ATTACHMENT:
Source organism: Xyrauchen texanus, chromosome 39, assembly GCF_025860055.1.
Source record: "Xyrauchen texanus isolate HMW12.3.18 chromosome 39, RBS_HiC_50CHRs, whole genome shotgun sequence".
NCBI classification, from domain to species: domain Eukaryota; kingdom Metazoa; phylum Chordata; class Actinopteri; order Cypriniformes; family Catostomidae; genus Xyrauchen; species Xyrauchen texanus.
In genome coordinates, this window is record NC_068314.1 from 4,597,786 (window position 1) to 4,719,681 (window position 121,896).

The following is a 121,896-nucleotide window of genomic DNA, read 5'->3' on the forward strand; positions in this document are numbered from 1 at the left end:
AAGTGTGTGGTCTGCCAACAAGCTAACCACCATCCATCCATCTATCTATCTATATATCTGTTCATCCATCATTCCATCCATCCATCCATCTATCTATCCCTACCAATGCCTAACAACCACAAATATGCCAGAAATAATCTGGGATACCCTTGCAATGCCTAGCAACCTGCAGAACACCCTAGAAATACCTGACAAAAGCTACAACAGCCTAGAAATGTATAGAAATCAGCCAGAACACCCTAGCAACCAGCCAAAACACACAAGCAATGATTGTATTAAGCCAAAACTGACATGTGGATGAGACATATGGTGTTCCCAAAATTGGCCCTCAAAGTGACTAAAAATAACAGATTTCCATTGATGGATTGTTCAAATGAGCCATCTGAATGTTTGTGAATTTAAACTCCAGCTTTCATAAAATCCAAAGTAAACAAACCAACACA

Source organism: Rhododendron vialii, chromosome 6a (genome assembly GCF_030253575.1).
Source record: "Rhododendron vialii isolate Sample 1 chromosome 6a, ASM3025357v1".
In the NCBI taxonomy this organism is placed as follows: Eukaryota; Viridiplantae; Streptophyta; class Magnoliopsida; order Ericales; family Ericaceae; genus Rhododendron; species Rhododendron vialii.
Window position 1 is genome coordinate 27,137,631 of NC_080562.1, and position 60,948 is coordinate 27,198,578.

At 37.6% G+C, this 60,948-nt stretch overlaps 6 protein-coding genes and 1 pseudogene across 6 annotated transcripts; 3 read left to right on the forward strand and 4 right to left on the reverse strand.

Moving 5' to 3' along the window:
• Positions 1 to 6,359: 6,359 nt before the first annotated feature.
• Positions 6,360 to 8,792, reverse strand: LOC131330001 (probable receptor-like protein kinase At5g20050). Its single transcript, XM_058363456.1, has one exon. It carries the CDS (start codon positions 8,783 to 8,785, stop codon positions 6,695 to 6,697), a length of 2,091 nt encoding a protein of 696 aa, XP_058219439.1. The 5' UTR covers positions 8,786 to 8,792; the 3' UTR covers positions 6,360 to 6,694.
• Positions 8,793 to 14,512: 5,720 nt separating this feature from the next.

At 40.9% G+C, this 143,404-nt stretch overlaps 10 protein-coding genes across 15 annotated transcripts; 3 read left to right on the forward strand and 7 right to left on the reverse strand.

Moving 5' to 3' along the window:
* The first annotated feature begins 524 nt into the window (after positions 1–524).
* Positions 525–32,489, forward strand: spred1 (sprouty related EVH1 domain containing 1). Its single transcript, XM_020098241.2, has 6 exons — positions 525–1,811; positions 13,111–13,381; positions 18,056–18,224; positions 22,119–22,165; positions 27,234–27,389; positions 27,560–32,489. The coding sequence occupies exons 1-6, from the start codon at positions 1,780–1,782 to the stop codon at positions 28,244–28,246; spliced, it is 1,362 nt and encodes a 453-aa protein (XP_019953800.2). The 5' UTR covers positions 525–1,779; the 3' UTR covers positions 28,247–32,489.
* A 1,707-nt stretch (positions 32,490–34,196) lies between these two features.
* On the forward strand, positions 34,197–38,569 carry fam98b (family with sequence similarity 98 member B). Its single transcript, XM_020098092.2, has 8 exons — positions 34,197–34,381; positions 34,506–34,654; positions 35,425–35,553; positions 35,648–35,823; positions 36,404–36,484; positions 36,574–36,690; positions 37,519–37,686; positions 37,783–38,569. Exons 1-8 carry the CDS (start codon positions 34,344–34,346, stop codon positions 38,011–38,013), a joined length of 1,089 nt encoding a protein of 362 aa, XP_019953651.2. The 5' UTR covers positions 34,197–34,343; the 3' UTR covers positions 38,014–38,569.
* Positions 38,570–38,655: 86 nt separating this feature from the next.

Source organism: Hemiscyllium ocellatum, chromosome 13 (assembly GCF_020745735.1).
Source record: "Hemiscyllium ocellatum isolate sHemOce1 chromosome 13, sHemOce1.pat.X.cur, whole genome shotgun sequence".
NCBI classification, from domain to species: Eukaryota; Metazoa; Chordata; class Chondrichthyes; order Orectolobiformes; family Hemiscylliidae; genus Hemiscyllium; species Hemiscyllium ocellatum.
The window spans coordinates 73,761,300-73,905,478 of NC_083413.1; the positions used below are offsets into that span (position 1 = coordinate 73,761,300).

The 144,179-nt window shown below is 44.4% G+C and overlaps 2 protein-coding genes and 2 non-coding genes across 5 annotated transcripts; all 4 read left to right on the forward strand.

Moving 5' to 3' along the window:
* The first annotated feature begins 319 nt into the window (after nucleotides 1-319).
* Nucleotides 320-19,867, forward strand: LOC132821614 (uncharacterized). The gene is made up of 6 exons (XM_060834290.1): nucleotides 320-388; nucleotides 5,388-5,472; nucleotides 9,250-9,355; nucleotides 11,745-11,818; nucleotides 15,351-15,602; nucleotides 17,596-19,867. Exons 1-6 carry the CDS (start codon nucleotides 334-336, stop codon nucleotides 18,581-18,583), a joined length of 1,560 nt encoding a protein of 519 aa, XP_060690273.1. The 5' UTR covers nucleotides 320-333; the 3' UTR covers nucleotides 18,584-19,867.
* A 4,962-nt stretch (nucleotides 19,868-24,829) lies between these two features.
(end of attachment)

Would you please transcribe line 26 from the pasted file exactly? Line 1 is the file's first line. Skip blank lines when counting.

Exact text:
The window spans coordinates 73,761,300-73,905,478 of NC_083413.1; the positions used below are offsets into that span (position 1 = coordinate 73,761,300).